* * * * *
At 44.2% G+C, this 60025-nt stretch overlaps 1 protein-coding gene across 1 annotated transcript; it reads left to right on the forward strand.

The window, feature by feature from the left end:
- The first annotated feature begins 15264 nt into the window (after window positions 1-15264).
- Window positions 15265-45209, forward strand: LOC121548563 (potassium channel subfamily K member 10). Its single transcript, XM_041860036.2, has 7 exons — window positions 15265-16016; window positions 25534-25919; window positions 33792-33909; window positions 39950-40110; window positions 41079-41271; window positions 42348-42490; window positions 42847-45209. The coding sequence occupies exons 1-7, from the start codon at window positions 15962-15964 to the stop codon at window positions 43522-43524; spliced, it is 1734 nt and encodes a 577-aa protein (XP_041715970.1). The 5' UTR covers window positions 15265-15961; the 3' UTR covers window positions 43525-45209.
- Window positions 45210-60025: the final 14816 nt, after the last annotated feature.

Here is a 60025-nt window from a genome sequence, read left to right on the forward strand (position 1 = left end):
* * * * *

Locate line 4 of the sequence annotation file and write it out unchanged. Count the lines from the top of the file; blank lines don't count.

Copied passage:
- Window positions 15265-45209, forward strand: LOC121548563 (potassium channel subfamily K member 10). Its single transcript, XM_041860036.2, has 7 exons — window positions 15265-16016; window positions 25534-25919; window positions 33792-33909; window positions 39950-40110; window positions 41079-41271; window positions 42348-42490; window positions 42847-45209. The coding sequence occupies exons 1-7, from the start codon at window positions 15962-15964 to the stop codon at window positions 43522-43524; spliced, it is 1734 nt and encodes a 577-aa protein (XP_041715970.1). The 5' UTR covers window positions 15265-15961; the 3' UTR covers window positions 43525-45209.